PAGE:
Crawfish and Langostinos – Two Lesser-Known Yet Delicious Shellfish

0

We felt it was time for yet another meet-and-greet with some of our fine specialty seafoods. This article is going to focus upon Crawfish and Langostinos, two delicious yet relatively obscure shellfish varieties that we provide at our Old Saybrook, CT seafood market.
A small shellfish of many monikers, the crawfish are also called crayfish, yabbies, crawdad, and mudbugs. Like their cousin the lobster, crawfish are decapod (ten-limbed) crustaceans. Unlike lobsters, nearly all crawfish live in freshwater rather than populating the seas. They have many natural predators and consequently, they prefer to live in brooks and streams with fast running water and several rocks and caverns to hide in. They are an omnivorous species yet are quite delicate, with few of them being able to survive in polluted waters.
Crawfish in Old Saybrook CT - Atlantic Seafood Market
Because they’re so popular with predators, crawfish are often used as live bait by anglers hoping to reel in catfish, largemouth bass, pike, and muskellunge.1 They are a species that has been existence for a very long time, with fossils dating back over 30 million years to verify this claim. Despite their long-lived existence as a species, individual crawfish have relatively short lifespans, with few of them living past 3 years of age.
In regard to their appearance, crawfish look somewhat like little lobsters, usually being around 3 inches in length at maturity. They can vary quite a bit in their (pre-cooked) color, but like lobsters, when cooked up they take on that familiar bright red color. Due to their small size, they are most commonly eaten using the fingers when served whole2. Their other culinary uses largely consist of being employed in soups and bisques, as well as in etouffe, which we’ll touch on a bit more later on. Louisiana is the biggest supplier in the United States and in the whole world for that matter, accounting for more than 70% of the crawfish eaten worldwide. While they are most common in Louisiana, they are also found in Mississippi, Kentucky, Europe, Australia, and New Zealand.2

Langostinos have a name that is a matter of some dispute, as its meaning changes based upon where it is being said. Here in the United States, a langostino is an alternate name for the Squat Lobster. The name game continues to become more intricate when one considers the fact that a Squat Lobster is not a true lobster but rather is more closely related to the hermit crab. Langostinos in Old Saybrook CT - Atlantic Seafood Market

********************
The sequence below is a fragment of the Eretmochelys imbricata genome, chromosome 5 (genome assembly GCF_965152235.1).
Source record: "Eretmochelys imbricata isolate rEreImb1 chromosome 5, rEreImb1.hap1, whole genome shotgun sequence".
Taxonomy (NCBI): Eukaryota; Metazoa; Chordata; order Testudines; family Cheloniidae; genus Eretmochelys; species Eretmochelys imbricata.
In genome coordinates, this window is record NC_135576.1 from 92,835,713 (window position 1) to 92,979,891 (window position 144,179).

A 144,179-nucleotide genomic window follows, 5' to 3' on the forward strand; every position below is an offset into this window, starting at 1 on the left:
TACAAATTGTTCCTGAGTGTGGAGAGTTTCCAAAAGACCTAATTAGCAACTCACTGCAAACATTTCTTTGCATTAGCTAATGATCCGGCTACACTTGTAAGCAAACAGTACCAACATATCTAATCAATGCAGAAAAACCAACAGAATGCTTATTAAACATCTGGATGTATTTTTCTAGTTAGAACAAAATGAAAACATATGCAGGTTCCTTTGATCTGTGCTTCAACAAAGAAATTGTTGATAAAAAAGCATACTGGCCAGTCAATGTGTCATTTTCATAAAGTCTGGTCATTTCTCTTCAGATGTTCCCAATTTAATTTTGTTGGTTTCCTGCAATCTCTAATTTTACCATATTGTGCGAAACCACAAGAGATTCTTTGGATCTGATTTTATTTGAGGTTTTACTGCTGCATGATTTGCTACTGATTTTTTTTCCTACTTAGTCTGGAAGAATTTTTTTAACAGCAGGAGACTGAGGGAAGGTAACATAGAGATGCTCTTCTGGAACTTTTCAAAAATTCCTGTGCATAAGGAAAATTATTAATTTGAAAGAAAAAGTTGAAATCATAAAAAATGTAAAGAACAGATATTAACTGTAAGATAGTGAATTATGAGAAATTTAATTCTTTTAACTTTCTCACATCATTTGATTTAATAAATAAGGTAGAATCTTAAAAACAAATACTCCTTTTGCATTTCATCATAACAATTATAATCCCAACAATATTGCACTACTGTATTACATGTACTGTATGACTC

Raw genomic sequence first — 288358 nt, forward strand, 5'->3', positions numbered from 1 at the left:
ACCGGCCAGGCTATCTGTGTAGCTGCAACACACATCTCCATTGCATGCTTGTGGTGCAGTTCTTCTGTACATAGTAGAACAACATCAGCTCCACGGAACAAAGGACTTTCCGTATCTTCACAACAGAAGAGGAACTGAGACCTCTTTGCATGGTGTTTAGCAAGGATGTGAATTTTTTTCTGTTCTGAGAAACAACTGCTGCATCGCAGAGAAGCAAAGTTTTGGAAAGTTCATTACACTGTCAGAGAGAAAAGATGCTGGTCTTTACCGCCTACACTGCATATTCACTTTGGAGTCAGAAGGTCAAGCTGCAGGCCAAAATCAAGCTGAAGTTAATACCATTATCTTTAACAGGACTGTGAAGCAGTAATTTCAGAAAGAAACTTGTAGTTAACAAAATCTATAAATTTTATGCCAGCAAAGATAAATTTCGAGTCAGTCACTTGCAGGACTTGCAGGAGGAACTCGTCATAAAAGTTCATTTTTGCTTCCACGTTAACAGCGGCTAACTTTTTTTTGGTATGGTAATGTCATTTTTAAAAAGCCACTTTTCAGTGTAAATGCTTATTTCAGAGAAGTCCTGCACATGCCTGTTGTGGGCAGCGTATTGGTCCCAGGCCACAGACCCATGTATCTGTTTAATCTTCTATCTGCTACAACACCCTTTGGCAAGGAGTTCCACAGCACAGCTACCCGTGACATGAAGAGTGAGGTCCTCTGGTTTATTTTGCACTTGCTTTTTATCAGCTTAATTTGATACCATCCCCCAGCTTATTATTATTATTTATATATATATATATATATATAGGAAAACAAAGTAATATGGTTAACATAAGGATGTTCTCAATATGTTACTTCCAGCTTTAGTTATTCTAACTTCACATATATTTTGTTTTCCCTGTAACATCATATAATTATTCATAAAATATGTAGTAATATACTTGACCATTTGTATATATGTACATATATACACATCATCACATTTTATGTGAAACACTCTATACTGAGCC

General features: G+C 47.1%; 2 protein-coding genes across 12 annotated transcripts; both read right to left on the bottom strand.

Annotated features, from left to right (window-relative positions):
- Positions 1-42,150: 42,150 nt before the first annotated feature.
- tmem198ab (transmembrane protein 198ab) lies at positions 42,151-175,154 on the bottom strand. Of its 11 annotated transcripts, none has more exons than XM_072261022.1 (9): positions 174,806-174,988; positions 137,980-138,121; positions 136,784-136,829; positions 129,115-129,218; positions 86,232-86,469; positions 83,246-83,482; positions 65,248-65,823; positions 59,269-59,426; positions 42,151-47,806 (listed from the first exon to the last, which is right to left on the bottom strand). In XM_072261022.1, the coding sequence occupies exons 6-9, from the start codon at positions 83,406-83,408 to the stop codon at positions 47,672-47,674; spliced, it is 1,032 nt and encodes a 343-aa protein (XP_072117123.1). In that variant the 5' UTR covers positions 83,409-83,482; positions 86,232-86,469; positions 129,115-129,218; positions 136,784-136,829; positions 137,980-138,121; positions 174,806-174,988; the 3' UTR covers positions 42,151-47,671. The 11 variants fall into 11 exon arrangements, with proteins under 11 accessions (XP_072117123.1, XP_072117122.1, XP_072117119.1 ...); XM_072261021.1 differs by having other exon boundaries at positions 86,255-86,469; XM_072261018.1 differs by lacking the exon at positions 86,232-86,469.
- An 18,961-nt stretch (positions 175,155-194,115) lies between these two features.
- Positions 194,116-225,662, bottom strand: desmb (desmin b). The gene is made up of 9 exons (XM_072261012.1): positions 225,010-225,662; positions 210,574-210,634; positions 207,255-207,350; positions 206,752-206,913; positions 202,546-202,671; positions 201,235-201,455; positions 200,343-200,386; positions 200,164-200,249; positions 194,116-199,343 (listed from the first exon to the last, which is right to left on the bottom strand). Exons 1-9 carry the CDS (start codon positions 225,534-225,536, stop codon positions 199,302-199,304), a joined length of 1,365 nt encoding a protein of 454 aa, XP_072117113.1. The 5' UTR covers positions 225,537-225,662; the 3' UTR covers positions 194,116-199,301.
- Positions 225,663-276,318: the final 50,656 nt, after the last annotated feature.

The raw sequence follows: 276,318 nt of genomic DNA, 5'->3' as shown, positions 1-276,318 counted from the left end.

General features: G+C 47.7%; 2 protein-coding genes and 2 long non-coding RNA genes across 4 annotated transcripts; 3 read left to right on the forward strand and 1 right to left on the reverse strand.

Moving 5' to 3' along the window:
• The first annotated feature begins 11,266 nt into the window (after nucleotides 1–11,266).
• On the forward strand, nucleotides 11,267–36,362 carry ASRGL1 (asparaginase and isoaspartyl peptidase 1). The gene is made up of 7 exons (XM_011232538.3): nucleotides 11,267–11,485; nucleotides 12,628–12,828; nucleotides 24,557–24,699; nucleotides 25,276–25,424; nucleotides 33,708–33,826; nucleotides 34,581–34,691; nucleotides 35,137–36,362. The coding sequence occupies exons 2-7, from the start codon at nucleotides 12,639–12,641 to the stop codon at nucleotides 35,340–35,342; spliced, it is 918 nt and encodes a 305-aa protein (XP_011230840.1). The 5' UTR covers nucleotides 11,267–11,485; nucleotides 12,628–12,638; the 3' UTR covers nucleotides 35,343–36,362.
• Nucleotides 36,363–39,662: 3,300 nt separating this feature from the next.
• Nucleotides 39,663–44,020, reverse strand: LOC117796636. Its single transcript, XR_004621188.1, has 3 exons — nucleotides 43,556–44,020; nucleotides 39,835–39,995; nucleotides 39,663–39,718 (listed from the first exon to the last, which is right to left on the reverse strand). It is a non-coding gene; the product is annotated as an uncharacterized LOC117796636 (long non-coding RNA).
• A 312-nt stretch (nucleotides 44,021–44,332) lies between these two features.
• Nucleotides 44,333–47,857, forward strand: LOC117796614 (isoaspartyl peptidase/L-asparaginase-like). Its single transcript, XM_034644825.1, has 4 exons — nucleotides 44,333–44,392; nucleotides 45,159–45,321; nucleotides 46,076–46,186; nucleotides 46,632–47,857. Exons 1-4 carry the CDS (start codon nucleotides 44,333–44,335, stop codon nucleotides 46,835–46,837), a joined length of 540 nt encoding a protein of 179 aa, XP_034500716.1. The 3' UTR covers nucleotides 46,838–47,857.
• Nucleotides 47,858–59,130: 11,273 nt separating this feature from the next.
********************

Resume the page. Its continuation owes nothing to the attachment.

To get even more specific, in order to qualify as a langostino, the specimen in question must be no longer than 3 inches in length and no heavier than 7 ounces in weight.3. This relatively unknown shellfish achieved its 15 minutes of fame back in 2006 when famous restaurant chains Long John Silvers and Rubio’s Fresh Mexican grill briefly found themselves in some hot water for the use of the term “langostino lobster” in some of the products on their menus. Enraged lobster advocates (yeah, that’s a real thing) attempted to bring a lawsuit as a result of this but the case was dismissed with no wrongdoing having been ruled. In defense of the restaurants, langostino is the Spanish word for “little lobster”, so you can see where the confusion would arise.
In response to these events, the Maine Lobster Promotion Council petitioned the FDA to disallow restaurants from using the phrase “langostino lobster” in 2007.4 They expressed their belief that the term was misleading and that it would prove to be a detriment to the lobster industry. As of yet, the FDA has neither outright granted or denied this request.
When it comes to taste, langostinos are quite hard to distinguish from lobster for all except the most sophisticated of palates. (Some people feel that there is a very vague scallop-like flavor to this name-troubled shellfish.) While true lobsters and langostinos taste very similar, they are different in texture, with langostinos featuring a texture that is more reminiscent of shrimp than that of lobster.

Now, as Emeril Lagasse would say, we’re going to kick it up a few notches by way of sharing his recipe for Crawfish Etouffe with you. This recipe takes about 40 minutes to make, between preparation and cooking time.

Here’s what you’ll need: 1 lb of peeled crawfish tales, 1 cup of water, 1 stick of butter, 1 tsp salt, 2 cups of chopped onions, 1 tbsp flour, 1 cup chopped celery, 2 bay leaves, 1/2 chopped green bell pepper, 3 tbsp chopped green onions, 2 finely chopped parsely, 2 tsp minced garlic, and one small pinch of cayenne pepper powder.5

Directions: 1. Melt the butter over medium heat in a large saute pan.
2. Add the onions, celery, and chopped peppers and cook until the vegetables become soft and flaky (this will take 10-12 minutes)
3. Next, add in the crawfish meat, garlic, and bay leaves, and change the heat level to medium and then cook for another 10-12 minutes.
4. Dissolve the flour in the water and add it to the mixture and then stir everything together until it becomes thick.
5. Add in the salt and cayenne powder and stir well. After this, add in the parsley and green onions and cook for two more minutes.5
6. Serve over rice, eat, and enjoy!

Works Cited

1. Author Unavailable
Crayfish
www.en.wikipedia.org/wiki/Crayfish/

2. Author Unavailable
The Crayfish Corner
www.mackers.com/crayfish/

3. Author Unavailable
Langostino
www.en.wikipedia.org/wiki/Langostinos/

4. Schmidt, Catherine
No Matter What You Call it, “Squat” isn’t Lobster
Wild Catch Magazine February, 2007

5. Author Unavailable
Crawfish Etouffe
FoodNetwork.com
www.foodnetwork.com/recipes/emeril-lagasse/crawfish-etouffe-recipe/index.htm

Be Sociable, Share!
Categories : Blog,Uncategorized

Leave a Reply

You must be logged in to post a comment.